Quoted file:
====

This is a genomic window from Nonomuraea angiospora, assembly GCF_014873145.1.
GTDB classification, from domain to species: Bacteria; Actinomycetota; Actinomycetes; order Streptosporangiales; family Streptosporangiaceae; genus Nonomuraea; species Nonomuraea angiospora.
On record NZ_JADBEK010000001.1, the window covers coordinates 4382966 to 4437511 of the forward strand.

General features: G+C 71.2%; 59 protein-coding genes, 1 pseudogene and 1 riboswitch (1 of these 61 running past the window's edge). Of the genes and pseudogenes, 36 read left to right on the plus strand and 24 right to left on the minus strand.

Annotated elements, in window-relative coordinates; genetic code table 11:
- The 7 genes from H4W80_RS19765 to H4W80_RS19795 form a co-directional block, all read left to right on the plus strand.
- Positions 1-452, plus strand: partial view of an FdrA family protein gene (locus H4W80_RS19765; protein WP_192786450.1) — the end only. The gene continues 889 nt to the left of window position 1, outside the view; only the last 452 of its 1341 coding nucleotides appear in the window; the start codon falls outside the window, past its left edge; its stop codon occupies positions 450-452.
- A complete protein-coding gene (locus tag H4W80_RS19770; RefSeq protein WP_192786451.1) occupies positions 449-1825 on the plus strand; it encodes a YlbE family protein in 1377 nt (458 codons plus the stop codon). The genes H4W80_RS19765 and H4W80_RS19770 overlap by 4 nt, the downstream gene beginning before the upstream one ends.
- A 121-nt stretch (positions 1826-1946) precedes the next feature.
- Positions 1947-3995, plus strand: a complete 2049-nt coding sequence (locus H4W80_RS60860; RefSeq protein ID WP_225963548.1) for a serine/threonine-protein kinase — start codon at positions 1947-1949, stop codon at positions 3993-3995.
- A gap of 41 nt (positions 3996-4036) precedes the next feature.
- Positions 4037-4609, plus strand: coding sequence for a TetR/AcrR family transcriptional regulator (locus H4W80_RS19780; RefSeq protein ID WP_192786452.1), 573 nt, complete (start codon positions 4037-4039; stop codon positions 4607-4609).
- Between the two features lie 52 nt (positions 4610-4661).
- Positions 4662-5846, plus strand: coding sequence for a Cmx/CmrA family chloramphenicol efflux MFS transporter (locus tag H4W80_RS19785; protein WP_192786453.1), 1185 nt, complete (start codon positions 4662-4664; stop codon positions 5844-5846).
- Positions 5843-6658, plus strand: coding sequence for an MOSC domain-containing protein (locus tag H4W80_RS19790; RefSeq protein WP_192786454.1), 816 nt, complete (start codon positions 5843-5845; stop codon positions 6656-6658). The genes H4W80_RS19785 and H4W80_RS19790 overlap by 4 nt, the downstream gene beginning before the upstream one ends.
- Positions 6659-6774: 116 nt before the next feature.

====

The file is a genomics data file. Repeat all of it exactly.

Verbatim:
This is a genomic window from Nonomuraea angiospora, assembly GCF_014873145.1.
GTDB classification, from domain to species: Bacteria; Actinomycetota; Actinomycetes; order Streptosporangiales; family Streptosporangiaceae; genus Nonomuraea; species Nonomuraea angiospora.
On record NZ_JADBEK010000001.1, the window covers coordinates 4382966 to 4437511 of the forward strand.

General features: G+C 71.2%; 59 protein-coding genes, 1 pseudogene and 1 riboswitch (1 of these 61 running past the window's edge). Of the genes and pseudogenes, 36 read left to right on the plus strand and 24 right to left on the minus strand.

Annotated elements, in window-relative coordinates; genetic code table 11:
- The 7 genes from H4W80_RS19765 to H4W80_RS19795 form a co-directional block, all read left to right on the plus strand.
- Positions 1-452, plus strand: partial view of an FdrA family protein gene (locus H4W80_RS19765; protein WP_192786450.1) — the end only. The gene continues 889 nt to the left of window position 1, outside the view; only the last 452 of its 1341 coding nucleotides appear in the window; the start codon falls outside the window, past its left edge; its stop codon occupies positions 450-452.
- A complete protein-coding gene (locus tag H4W80_RS19770; RefSeq protein WP_192786451.1) occupies positions 449-1825 on the plus strand; it encodes a YlbE family protein in 1377 nt (458 codons plus the stop codon). The genes H4W80_RS19765 and H4W80_RS19770 overlap by 4 nt, the downstream gene beginning before the upstream one ends.
- A 121-nt stretch (positions 1826-1946) precedes the next feature.
- Positions 1947-3995, plus strand: a complete 2049-nt coding sequence (locus H4W80_RS60860; RefSeq protein ID WP_225963548.1) for a serine/threonine-protein kinase — start codon at positions 1947-1949, stop codon at positions 3993-3995.
- A gap of 41 nt (positions 3996-4036) precedes the next feature.
- Positions 4037-4609, plus strand: coding sequence for a TetR/AcrR family transcriptional regulator (locus H4W80_RS19780; RefSeq protein ID WP_192786452.1), 573 nt, complete (start codon positions 4037-4039; stop codon positions 4607-4609).
- Between the two features lie 52 nt (positions 4610-4661).
- Positions 4662-5846, plus strand: coding sequence for a Cmx/CmrA family chloramphenicol efflux MFS transporter (locus tag H4W80_RS19785; protein WP_192786453.1), 1185 nt, complete (start codon positions 4662-4664; stop codon positions 5844-5846).
- Positions 5843-6658, plus strand: coding sequence for an MOSC domain-containing protein (locus tag H4W80_RS19790; RefSeq protein WP_192786454.1), 816 nt, complete (start codon positions 5843-5845; stop codon positions 6656-6658). The genes H4W80_RS19785 and H4W80_RS19790 overlap by 4 nt, the downstream gene beginning before the upstream one ends.
- Positions 6659-6774: 116 nt before the next feature.